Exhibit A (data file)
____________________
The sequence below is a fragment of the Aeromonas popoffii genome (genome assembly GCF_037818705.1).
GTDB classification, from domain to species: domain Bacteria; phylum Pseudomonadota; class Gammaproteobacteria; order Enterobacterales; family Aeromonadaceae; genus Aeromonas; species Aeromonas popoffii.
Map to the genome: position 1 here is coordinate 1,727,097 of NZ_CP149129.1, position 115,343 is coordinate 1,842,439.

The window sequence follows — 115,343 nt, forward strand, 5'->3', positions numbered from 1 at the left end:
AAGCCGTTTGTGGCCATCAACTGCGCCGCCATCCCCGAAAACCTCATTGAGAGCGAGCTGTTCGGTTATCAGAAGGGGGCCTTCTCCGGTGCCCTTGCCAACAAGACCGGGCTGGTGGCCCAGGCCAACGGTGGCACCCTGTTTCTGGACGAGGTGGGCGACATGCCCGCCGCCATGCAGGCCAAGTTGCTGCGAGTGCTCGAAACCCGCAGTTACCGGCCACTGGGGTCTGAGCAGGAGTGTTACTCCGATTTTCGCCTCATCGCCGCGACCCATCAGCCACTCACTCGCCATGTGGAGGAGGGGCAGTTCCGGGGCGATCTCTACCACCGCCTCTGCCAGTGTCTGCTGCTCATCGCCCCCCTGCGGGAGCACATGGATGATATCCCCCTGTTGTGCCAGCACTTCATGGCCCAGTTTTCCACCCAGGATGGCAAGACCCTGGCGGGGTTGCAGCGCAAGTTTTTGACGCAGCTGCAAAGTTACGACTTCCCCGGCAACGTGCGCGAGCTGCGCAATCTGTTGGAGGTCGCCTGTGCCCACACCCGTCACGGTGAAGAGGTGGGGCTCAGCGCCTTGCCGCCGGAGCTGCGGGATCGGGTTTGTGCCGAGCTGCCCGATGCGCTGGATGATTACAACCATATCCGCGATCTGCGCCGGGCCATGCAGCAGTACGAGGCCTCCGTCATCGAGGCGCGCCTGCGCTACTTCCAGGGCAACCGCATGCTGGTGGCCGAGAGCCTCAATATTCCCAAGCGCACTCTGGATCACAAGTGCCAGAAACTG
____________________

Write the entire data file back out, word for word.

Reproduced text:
The sequence below is a fragment of the Aeromonas popoffii genome (genome assembly GCF_037818705.1).
GTDB classification, from domain to species: domain Bacteria; phylum Pseudomonadota; class Gammaproteobacteria; order Enterobacterales; family Aeromonadaceae; genus Aeromonas; species Aeromonas popoffii.
Map to the genome: position 1 here is coordinate 1,727,097 of NZ_CP149129.1, position 115,343 is coordinate 1,842,439.

The window sequence follows — 115,343 nt, forward strand, 5'->3', positions numbered from 1 at the left end:
AAGCCGTTTGTGGCCATCAACTGCGCCGCCATCCCCGAAAACCTCATTGAGAGCGAGCTGTTCGGTTATCAGAAGGGGGCCTTCTCCGGTGCCCTTGCCAACAAGACCGGGCTGGTGGCCCAGGCCAACGGTGGCACCCTGTTTCTGGACGAGGTGGGCGACATGCCCGCCGCCATGCAGGCCAAGTTGCTGCGAGTGCTCGAAACCCGCAGTTACCGGCCACTGGGGTCTGAGCAGGAGTGTTACTCCGATTTTCGCCTCATCGCCGCGACCCATCAGCCACTCACTCGCCATGTGGAGGAGGGGCAGTTCCGGGGCGATCTCTACCACCGCCTCTGCCAGTGTCTGCTGCTCATCGCCCCCCTGCGGGAGCACATGGATGATATCCCCCTGTTGTGCCAGCACTTCATGGCCCAGTTTTCCACCCAGGATGGCAAGACCCTGGCGGGGTTGCAGCGCAAGTTTTTGACGCAGCTGCAAAGTTACGACTTCCCCGGCAACGTGCGCGAGCTGCGCAATCTGTTGGAGGTCGCCTGTGCCCACACCCGTCACGGTGAAGAGGTGGGGCTCAGCGCCTTGCCGCCGGAGCTGCGGGATCGGGTTTGTGCCGAGCTGCCCGATGCGCTGGATGATTACAACCATATCCGCGATCTGCGCCGGGCCATGCAGCAGTACGAGGCCTCCGTCATCGAGGCGCGCCTGCGCTACTTCCAGGGCAACCGCATGCTGGTGGCCGAGAGCCTCAATATTCCCAAGCGCACTCTGGATCACAAGTGCCAGAAACTG